Architect of Terror

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Khalid Shaikh Mohammed, a suspected al Qaeda terrorist, was arrested at a house in Rawalpindi, Pakistan

In some ways, he was al-Qaeda's Agent 007: suave, well educated, a trilingual globe-trotter who mixed easily in other cultures, who engaged women and intrigue with savoir faire and deadly expertise. Except that Khalid Shaikh Mohammed isn't fiction. He's all too real. Consider his resume of terror. He presumably helped kinsman Ramzi Yousef bomb the World Trade Center in 1993. He hatched plots, never carried out, to bring down U.S. airliners over the Pacific and to assassinate President Clinton and the Pope. He may well have masterminded — officials aren't sure yet — the deadly assault on the U.S.S. Cole off Yemen and the U.S. embassy bombings in East Africa. Accomplices told Pakistani police that Mohammed slashed the throat of Wall Street Journal reporter Daniel Pearl a year ago. And everyone agrees on his culpability for one other crime: directing the 9/11 attacks in New York City and Washington, the worst terrorist acts in history.

That record helped earn Mohammed the No. 3 position in al-Qaeda's murderous meritocracy. He rose to become its chief military planner — and perhaps the world's most dangerous terrorist operative — until Pakistani agents nabbed him at 2:30 a.m. Saturday at a house in Rawalpindi owned by a retired 75-year-old microbiologist. Unlike the wild shoot-out in Pakistan that preceded the capture in September of another al-Qaeda honcho, Ramzi Binalshibh, Mohammed's capture went quietly. Inside the rambling, two-story house, in a neighborhood inhabited by retired army generals, Pakistani Interior Ministry officials say they found Mohammed and another suspected al-Qaeda operative of Middle Eastern origin. The two were seized along with the scientist's son, an unemployed Pakistani man, Ahmed Afzal Qudoos. "We have finally apprehended Khalid Shaikh Mohammed," boasted Pakistani presidential spokesman Rashid Qureshi. "He is the kingpin of al-Qaeda." Sources tell TIME that agents had been led to his hideout through the earlier arrest of an Egyptian in Quetta who had been in contact with Mohammed. Neighbors, wary of the lone Arab who appeared in their working-class area, tipped off the police, hoping for a reward. Phone records led them to Rawalpindi, where investigators say Mohammed had been hiding for 10 days before his arrest.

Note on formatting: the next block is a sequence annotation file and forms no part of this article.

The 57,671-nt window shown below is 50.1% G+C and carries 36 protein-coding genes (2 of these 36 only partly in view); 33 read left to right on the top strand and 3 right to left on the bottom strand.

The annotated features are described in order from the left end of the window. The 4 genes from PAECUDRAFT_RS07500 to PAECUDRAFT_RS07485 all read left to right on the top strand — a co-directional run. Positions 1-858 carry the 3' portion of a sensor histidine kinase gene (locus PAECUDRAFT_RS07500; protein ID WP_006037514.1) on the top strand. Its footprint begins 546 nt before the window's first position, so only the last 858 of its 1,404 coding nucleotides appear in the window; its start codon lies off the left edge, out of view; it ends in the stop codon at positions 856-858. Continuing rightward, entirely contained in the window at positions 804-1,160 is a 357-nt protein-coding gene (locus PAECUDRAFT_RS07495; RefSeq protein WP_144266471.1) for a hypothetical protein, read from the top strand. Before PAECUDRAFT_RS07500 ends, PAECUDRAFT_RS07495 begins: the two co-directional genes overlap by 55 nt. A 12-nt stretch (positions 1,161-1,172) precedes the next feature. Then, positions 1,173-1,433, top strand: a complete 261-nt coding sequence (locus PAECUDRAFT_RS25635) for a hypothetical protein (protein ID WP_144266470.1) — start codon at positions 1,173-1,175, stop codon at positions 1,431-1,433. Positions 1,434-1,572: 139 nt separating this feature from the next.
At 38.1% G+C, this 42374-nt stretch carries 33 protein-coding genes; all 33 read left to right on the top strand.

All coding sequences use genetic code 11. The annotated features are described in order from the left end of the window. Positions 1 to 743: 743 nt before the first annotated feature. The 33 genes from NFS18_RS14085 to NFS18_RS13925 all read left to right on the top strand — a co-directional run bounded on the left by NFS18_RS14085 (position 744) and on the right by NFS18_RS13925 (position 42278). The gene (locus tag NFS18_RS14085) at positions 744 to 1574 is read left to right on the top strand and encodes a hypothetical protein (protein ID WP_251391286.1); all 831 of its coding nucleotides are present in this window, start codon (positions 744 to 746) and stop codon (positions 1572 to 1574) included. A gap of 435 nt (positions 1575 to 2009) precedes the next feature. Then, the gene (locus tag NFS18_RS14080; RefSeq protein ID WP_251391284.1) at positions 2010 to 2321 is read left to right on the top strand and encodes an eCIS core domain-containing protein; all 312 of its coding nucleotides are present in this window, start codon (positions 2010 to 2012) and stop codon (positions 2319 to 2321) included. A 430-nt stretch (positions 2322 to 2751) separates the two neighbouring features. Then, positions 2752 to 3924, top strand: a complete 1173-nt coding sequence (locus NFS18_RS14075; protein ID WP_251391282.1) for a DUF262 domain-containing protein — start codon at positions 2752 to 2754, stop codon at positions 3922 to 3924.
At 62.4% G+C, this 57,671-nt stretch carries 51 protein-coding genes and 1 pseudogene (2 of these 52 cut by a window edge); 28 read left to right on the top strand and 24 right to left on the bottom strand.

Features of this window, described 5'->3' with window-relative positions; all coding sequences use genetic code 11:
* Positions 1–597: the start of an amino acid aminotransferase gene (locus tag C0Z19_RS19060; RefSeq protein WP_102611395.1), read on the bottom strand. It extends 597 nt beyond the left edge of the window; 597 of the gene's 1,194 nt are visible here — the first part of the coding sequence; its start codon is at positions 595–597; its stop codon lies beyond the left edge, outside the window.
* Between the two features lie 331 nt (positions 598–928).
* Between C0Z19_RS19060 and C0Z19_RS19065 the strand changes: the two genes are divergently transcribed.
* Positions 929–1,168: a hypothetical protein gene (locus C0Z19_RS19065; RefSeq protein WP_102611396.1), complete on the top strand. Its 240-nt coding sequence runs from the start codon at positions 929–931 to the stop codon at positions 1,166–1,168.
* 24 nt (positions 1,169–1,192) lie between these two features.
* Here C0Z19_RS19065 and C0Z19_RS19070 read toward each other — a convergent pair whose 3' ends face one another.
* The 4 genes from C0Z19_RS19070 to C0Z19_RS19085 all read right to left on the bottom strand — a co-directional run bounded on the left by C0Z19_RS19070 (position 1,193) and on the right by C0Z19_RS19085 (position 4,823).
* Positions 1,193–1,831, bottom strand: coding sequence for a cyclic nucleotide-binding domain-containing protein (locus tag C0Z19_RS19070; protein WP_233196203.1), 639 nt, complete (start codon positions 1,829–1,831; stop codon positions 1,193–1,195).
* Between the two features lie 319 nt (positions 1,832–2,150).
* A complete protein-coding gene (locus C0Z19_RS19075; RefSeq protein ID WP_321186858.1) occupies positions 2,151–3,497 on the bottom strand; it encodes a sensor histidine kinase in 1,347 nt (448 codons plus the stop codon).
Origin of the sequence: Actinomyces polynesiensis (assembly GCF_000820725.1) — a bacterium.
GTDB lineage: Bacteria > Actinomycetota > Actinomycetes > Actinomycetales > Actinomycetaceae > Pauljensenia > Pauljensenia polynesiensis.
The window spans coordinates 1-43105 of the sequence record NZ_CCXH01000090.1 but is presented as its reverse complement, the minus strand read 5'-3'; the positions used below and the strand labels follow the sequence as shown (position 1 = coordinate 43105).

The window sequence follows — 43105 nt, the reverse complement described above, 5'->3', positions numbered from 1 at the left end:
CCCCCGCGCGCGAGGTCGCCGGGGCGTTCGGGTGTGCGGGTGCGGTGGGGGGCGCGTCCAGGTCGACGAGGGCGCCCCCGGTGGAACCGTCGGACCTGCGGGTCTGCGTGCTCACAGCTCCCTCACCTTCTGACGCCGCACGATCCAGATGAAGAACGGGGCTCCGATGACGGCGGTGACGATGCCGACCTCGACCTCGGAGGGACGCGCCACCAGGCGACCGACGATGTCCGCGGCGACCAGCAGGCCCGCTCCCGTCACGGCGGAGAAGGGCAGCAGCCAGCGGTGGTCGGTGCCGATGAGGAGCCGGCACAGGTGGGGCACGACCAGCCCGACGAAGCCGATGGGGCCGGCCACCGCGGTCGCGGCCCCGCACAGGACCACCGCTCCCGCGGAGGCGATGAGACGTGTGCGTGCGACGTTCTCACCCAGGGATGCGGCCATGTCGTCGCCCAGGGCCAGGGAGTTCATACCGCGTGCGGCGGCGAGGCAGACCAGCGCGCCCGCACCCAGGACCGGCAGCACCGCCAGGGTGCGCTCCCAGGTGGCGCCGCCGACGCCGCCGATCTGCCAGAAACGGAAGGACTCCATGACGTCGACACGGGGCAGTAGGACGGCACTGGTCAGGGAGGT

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That leaves al-Qaeda boss Osama bin Laden and his top lieutenant Ayman al-Zawahiri still at large, if not at liberty. Mohammed is a prize catch because he was still very much in business. With 200,000 U.S. and British troops stationed in the Persian Gulf ready to move on Iraq, authorities feared that he would activate sleeper cells in the gulf states or recruit fresh volunteers for suicide attacks against U.S. military targets. His network of agents in Kuwait (where he was born to a Pakistani father) and in Qatar — two key staging posts for the U.S. command — are still intact, intelligence experts say. "This is the planner, the key planner of 9/11 and probably al-Qaeda's most active planner right up until his capture," says a White House aide.

Besides taking one of the world's top terrorists out of action, the arrest could provide a valuable source. Other al-Qaeda detainees have given useful information, according to the FBI and the CIA. Two of those arrested — al-Qaeda financier Abu Zubaydah and the so-called 20th hijacker, Binalshibh — fingered Mohammed as an instrumental planner in the 9/11 attacks. They also told U.S. officials that Mohammed has been involved recently in planning spectacular attacks on the U.S. and its allies — which was one important factor that triggered the orange alert raised Feb. 7. The arrest was so important, CIA chief George Tenet awoke National Security Adviser Condoleezza Rice at Camp David late Friday night to tell her the news. Rice called President Bush, who was also at Camp David, at 7 a.m. "This is fantastic," he responded. "You gotta understand how big this is," Bush effused to White House communications chief Dan Bartlett.

If bin Laden is the wrathful figurehead of al-Qaeda, Mohammed, 38, has been its ringmaster. Several of his captured cohort have described him as "the Brain." He had remained remarkably elusive, apparently by keeping in almost constant motion. Several times in the past six years — in cities like Karachi, Manila and Rio de Janeiro — Western intelligence agencies closed in, only to see him slip away. Fluent in Arabic, English and Urdu, Mohammed is known to have used 60 aliases. His identity was kept secret even from many of his al-Qaeda operatives.

Mohammed was committed to Islam from an early age. The son of a devout Pakistani living in Kuwait, he joined the Egypt-based Muslim Brotherhood as a young man. In 1983 he enrolled at Chowan College in Murfreesboro, N.C., studying engineering. He impressed his fellow Arab students there. "Khaled, he was so, so smart. He came to college with virtually no English. But he entered directly in advanced classes," Mohammed al-Bulooshi, a Kuwaiti who attended college with him, recently told the Financial Times. "He was a funny guy, telling jokes 24 hours straight ... I would never have thought in a million years that he could be involved in these terrorist things."

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